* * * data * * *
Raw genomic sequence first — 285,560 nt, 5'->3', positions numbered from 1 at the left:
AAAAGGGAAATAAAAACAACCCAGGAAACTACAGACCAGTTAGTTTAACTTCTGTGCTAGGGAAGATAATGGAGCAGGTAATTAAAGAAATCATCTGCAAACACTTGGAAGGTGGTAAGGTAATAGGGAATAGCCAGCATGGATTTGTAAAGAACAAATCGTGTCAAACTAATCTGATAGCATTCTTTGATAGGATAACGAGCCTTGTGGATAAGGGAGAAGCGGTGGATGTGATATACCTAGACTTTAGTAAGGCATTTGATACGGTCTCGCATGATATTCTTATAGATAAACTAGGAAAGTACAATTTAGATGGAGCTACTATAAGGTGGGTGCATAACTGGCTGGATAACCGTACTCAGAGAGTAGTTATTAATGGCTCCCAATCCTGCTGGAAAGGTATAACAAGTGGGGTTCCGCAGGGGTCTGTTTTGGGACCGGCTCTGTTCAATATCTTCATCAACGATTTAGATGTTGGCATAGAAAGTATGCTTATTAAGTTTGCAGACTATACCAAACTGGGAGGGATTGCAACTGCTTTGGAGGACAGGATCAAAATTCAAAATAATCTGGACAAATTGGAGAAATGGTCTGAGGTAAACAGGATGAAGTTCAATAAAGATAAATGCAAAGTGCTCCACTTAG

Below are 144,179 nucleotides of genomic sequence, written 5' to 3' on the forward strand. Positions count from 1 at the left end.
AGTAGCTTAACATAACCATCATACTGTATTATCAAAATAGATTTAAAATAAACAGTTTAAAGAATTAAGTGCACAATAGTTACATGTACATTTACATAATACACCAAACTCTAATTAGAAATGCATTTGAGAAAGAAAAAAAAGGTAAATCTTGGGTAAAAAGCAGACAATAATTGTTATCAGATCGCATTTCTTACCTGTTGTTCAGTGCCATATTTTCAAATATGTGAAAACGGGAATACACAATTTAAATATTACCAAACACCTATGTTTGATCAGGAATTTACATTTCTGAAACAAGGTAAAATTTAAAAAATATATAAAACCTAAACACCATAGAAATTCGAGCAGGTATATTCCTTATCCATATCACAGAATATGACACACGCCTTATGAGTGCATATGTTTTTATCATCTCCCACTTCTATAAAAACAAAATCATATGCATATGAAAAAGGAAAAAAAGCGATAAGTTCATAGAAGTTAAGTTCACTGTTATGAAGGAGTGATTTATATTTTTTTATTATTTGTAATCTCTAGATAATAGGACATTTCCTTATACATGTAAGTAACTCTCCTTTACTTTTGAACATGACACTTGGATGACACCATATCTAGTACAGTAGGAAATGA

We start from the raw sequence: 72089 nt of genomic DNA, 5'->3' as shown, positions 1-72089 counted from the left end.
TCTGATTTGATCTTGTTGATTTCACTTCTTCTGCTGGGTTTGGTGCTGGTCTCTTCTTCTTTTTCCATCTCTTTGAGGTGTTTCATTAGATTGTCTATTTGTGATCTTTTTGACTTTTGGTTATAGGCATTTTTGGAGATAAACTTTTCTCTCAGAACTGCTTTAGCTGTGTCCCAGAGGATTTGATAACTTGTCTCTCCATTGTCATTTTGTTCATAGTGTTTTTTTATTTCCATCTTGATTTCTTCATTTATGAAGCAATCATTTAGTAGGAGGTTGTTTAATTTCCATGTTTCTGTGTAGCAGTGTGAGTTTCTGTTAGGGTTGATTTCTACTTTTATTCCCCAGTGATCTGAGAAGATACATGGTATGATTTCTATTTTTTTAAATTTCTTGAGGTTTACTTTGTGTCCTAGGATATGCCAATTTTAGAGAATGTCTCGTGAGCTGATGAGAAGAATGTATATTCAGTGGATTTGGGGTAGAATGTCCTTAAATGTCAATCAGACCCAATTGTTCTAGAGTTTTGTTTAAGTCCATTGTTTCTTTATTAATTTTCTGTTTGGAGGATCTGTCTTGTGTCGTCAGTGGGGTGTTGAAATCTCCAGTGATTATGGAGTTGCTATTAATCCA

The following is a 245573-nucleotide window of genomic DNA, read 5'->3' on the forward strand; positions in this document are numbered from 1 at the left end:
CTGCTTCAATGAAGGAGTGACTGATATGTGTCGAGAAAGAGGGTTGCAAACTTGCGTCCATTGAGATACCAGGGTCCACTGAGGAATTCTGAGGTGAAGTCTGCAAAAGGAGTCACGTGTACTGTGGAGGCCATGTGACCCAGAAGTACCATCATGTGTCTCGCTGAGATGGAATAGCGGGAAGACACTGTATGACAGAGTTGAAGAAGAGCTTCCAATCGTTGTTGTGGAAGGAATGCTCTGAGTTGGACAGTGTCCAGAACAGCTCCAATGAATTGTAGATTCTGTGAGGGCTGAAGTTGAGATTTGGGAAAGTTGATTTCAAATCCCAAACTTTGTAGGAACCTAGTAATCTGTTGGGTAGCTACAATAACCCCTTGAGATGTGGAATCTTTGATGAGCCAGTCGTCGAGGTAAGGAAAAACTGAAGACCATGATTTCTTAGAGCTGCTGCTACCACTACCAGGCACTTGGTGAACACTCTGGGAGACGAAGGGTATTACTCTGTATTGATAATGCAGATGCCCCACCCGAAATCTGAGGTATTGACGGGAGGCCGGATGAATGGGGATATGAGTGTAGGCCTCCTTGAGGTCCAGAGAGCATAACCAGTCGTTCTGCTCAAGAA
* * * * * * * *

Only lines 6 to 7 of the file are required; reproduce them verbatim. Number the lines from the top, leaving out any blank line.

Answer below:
TCTGATTTGATCTTGTTGATTTCACTTCTTCTGCTGGGTTTGGTGCTGGTCTCTTCTTCTTTTTCCATCTCTTTGAGGTGTTTCATTAGATTGTCTATTTGTGATCTTTTTGACTTTTGGTTATAGGCATTTTTGGAGATAAACTTTTCTCTCAGAACTGCTTTAGCTGTGTCCCAGAGGATTTGATAACTTGTCTCTCCATTGTCATTTTGTTCATAGTGTTTTTTTATTTCCATCTTGATTTCTTCATTTATGAAGCAATCATTTAGTAGGAGGTTGTTTAATTTCCATGTTTCTGTGTAGCAGTGTGAGTTTCTGTTAGGGTTGATTTCTACTTTTATTCCCCAGTGATCTGAGAAGATACATGGTATGATTTCTATTTTTTTAAATTTCTTGAGGTTTACTTTGTGTCCTAGGATATGCCAATTTTAGAGAATGTCTCGTGAGCTGATGAGAAGAATGTATATTCAGTGGATTTGGGGTAGAATGTCCTTAAATGTCAATCAGACCCAATTGTTCTAGAGTTTTGTTTAAGTCCATTGTTTCTTTATTAATTTTCTGTTTGGAGGATCTGTCTTGTGTCGTCAGTGGGGTGTTGAAATCTCCAGTGATTATGGAGTTGCTATTAATCCA

The following is a 245573-nucleotide window of genomic DNA, read 5'->3' on the forward strand; positions in this document are numbered from 1 at the left end: